Are you a good mite or a bad mite? That’s one of the questions scientists are asking with the help of Northern Arizona University’s powerful electron microscope on display at Mountain Campus Science and Engineering Day on Saturday, Sept. 26.
Magnified at 10,000 times its true size, even a good mite looks pretty scary. It’s a creature that lives on bark beetles and eats their eggs. A bad mite is one that grooms bark beetles and keeps them healthy.
Bark beetles have wreaked havoc on the drought-stricken ponderosa and pinyon pine forests of the West in recent years, killing thousands of trees and increasing the risk for catastrophic wildfire. Researchers are trying to figure out how the beetles know when a tree is stressed and how they communicate with one another.
“Students and scientists are looking at how bark beetles make sounds,” said Marilee Sellers, assistant director of NAU’s Imaging and Histology Core Facility. “If we can learn how to re-create the sounds or the pheromones that are attracting swarms of beetles to a tree, we can create a trap like a bug zapper to get the bugs before they get to the trees.”
Among the many displays, interactive exhibits—some with live unusual creatures—and fun exploding science activities like Alka-Seltzer rockets, Sellers will be showcasing some of the bugs that look particularly fierce when magnified 50 to 100 times.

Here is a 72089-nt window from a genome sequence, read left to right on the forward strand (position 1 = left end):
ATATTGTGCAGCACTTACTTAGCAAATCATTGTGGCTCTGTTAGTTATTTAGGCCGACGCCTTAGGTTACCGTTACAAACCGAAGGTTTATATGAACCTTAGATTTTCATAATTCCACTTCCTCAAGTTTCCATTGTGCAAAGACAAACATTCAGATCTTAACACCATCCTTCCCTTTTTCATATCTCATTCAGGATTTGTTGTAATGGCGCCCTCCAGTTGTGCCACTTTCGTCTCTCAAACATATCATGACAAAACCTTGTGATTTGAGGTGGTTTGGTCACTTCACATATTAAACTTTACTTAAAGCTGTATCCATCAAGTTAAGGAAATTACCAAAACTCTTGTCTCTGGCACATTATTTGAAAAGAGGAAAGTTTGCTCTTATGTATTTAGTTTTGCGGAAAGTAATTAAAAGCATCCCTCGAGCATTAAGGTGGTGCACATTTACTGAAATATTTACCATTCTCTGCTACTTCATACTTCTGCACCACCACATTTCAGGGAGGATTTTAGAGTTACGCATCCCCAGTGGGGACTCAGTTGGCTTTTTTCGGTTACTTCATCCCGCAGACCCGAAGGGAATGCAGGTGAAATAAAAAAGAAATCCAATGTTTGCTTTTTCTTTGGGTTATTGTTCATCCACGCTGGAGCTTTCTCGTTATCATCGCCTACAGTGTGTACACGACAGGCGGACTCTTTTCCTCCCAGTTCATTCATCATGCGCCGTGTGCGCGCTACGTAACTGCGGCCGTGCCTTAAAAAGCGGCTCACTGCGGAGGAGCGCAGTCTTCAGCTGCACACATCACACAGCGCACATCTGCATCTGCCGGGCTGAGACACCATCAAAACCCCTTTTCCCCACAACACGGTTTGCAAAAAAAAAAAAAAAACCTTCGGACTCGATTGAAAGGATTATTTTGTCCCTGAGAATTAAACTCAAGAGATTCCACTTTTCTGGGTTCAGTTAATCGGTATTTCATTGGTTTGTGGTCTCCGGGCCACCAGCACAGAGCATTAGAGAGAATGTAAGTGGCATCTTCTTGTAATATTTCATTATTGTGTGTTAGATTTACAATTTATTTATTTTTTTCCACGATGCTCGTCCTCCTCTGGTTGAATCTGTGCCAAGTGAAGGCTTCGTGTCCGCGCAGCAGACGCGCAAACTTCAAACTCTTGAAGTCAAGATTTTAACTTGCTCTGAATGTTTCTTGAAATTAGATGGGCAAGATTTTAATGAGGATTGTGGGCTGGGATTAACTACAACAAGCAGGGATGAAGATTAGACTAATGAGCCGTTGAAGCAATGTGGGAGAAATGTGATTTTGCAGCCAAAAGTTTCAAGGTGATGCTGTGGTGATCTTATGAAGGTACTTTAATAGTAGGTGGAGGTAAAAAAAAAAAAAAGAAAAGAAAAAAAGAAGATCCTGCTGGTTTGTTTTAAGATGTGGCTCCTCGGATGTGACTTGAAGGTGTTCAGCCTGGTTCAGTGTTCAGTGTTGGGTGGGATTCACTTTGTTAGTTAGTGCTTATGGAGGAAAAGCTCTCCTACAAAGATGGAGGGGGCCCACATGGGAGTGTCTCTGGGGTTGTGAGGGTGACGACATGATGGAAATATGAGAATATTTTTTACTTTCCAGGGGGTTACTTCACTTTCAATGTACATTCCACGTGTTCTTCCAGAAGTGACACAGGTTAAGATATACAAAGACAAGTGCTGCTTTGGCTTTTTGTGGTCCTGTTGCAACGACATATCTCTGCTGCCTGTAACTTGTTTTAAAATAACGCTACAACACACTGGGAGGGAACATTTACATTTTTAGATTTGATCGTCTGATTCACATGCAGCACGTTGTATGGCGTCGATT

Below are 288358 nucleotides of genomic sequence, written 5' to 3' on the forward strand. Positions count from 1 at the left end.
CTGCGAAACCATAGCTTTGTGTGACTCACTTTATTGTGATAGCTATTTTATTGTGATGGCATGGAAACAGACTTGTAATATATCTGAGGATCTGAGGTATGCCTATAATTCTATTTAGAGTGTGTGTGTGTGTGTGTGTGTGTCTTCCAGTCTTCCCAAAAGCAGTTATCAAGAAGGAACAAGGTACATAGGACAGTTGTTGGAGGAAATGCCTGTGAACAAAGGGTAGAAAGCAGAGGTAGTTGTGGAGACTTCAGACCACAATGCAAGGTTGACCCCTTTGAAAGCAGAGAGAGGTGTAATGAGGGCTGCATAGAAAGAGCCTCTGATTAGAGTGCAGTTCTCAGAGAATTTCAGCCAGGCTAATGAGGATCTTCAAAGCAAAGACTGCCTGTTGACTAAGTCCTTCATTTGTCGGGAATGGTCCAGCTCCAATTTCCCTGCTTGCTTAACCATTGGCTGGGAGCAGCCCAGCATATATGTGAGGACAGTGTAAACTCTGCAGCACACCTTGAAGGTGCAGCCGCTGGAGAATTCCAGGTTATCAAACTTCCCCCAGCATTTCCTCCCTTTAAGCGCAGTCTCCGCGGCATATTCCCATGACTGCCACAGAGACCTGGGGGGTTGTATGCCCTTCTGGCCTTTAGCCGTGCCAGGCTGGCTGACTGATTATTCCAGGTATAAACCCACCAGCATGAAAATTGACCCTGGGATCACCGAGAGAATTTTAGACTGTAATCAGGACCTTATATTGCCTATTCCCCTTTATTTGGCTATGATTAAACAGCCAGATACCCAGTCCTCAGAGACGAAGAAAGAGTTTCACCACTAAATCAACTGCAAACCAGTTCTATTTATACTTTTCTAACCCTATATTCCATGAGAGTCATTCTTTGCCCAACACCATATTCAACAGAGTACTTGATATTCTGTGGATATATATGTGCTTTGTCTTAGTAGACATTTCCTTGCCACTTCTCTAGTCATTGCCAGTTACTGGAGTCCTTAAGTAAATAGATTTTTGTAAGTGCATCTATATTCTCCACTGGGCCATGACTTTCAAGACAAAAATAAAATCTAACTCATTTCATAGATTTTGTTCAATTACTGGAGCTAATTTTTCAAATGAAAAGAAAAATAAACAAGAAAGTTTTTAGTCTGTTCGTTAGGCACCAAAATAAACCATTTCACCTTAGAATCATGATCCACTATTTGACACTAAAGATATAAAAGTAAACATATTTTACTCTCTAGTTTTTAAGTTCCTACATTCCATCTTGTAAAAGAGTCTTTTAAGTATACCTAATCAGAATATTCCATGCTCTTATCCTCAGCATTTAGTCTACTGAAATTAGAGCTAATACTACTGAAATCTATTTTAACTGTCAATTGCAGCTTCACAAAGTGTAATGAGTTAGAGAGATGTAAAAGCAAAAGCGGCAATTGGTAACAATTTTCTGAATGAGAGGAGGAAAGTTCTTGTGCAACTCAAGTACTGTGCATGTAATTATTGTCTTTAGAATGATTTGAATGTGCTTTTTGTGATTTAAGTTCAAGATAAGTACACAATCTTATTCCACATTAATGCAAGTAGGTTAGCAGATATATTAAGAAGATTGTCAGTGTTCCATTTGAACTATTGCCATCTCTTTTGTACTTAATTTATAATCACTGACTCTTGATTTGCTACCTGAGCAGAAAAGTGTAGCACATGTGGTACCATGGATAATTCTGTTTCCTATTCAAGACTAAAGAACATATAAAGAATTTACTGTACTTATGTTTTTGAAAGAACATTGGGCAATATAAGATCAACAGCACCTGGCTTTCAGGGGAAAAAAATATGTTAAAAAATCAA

If you can imagine a stink bug or cockroach gold-plated like jewelry, you may be able to imagine the kind of odd display she will have. She’ll be asking participants to vote for the ugliest bug, which she will have “blown up” to 50 or 100 times their normal size.
“Our Ugly Bug Contest is lots of fun,” Marilee Sellers, assistant director of NAU’s Imaging and Histology Core Facility, said. “It allows adults to be children again, and kids get interested in science by reading the descriptions of the bugs and learning about the electron microscope.”
Besides the monstrous magnified bugs, Mountain Campus Science and Engineering Day offers a mesmerizing Physics Magic Show, super-mileage and human-powered vehicles and robots.
“These robots are created and demonstrated by high school teams like Coconino High School’s Coconuts and the Verde Valley’s Sporks,” said Verde Valley Robotics board member Allison Kipple. “Our local teams have been super successful; the Coconuts have gone to nationals the last two years.”
“One thing that I am grateful for is the faculty involvement in Mountain Campus Science and Engineering Day,” said Deb Larson, associated dean of the College of Engineering, Forestry and Natural Sciences. “It’s a great example of how much our faculty members care about science and engineering and getting the community involved while engaging tomorrow’s scientists and engineers.”